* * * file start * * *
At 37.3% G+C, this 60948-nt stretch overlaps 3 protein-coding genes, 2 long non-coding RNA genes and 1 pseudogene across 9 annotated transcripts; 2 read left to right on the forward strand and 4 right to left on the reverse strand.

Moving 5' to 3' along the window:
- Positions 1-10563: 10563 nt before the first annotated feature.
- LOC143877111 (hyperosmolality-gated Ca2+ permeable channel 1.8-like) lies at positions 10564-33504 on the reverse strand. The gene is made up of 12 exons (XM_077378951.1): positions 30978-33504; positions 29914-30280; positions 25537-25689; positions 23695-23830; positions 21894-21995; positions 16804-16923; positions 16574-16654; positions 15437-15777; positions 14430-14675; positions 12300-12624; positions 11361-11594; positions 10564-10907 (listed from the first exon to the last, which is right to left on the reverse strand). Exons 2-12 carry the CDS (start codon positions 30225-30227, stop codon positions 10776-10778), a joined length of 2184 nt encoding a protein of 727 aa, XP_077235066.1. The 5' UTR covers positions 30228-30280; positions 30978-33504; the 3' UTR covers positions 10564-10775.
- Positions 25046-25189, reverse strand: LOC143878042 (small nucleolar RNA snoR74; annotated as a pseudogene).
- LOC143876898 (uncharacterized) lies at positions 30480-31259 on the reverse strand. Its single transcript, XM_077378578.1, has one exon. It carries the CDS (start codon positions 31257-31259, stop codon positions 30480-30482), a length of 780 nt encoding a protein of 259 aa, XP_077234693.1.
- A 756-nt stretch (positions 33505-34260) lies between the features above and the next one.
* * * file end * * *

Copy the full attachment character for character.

At 37.3% G+C, this 60948-nt stretch overlaps 3 protein-coding genes, 2 long non-coding RNA genes and 1 pseudogene across 9 annotated transcripts; 2 read left to right on the forward strand and 4 right to left on the reverse strand.

Moving 5' to 3' along the window:
- Positions 1-10563: 10563 nt before the first annotated feature.
- LOC143877111 (hyperosmolality-gated Ca2+ permeable channel 1.8-like) lies at positions 10564-33504 on the reverse strand. The gene is made up of 12 exons (XM_077378951.1): positions 30978-33504; positions 29914-30280; positions 25537-25689; positions 23695-23830; positions 21894-21995; positions 16804-16923; positions 16574-16654; positions 15437-15777; positions 14430-14675; positions 12300-12624; positions 11361-11594; positions 10564-10907 (listed from the first exon to the last, which is right to left on the reverse strand). Exons 2-12 carry the CDS (start codon positions 30225-30227, stop codon positions 10776-10778), a joined length of 2184 nt encoding a protein of 727 aa, XP_077235066.1. The 5' UTR covers positions 30228-30280; positions 30978-33504; the 3' UTR covers positions 10564-10775.
- Positions 25046-25189, reverse strand: LOC143878042 (small nucleolar RNA snoR74; annotated as a pseudogene).
- LOC143876898 (uncharacterized) lies at positions 30480-31259 on the reverse strand. Its single transcript, XM_077378578.1, has one exon. It carries the CDS (start codon positions 31257-31259, stop codon positions 30480-30482), a length of 780 nt encoding a protein of 259 aa, XP_077234693.1.
- A 756-nt stretch (positions 33505-34260) lies between the features above and the next one.